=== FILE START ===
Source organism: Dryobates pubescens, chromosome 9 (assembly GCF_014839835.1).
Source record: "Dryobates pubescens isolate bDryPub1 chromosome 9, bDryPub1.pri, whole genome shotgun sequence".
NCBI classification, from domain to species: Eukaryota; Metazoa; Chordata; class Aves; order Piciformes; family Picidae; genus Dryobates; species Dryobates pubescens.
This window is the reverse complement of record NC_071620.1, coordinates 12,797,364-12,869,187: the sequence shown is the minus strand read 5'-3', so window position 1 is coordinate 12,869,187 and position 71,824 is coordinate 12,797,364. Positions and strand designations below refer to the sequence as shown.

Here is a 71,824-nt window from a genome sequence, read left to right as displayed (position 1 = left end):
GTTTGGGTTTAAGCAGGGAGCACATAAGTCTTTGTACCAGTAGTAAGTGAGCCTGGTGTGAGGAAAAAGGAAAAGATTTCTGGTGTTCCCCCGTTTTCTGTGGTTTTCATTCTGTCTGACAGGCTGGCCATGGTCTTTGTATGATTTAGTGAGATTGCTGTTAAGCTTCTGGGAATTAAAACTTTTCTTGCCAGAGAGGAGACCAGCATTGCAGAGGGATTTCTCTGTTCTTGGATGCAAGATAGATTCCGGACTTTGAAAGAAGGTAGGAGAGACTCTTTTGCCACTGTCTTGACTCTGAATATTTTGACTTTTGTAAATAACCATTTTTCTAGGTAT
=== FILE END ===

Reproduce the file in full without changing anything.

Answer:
Source organism: Dryobates pubescens, chromosome 9 (assembly GCF_014839835.1).
Source record: "Dryobates pubescens isolate bDryPub1 chromosome 9, bDryPub1.pri, whole genome shotgun sequence".
NCBI classification, from domain to species: Eukaryota; Metazoa; Chordata; class Aves; order Piciformes; family Picidae; genus Dryobates; species Dryobates pubescens.
This window is the reverse complement of record NC_071620.1, coordinates 12,797,364-12,869,187: the sequence shown is the minus strand read 5'-3', so window position 1 is coordinate 12,869,187 and position 71,824 is coordinate 12,797,364. Positions and strand designations below refer to the sequence as shown.

Here is a 71,824-nt window from a genome sequence, read left to right as displayed (position 1 = left end):
GTTTGGGTTTAAGCAGGGAGCACATAAGTCTTTGTACCAGTAGTAAGTGAGCCTGGTGTGAGGAAAAAGGAAAAGATTTCTGGTGTTCCCCCGTTTTCTGTGGTTTTCATTCTGTCTGACAGGCTGGCCATGGTCTTTGTATGATTTAGTGAGATTGCTGTTAAGCTTCTGGGAATTAAAACTTTTCTTGCCAGAGAGGAGACCAGCATTGCAGAGGGATTTCTCTGTTCTTGGATGCAAGATAGATTCCGGACTTTGAAAGAAGGTAGGAGAGACTCTTTTGCCACTGTCTTGACTCTGAATATTTTGACTTTTGTAAATAACCATTTTTCTAGGTAT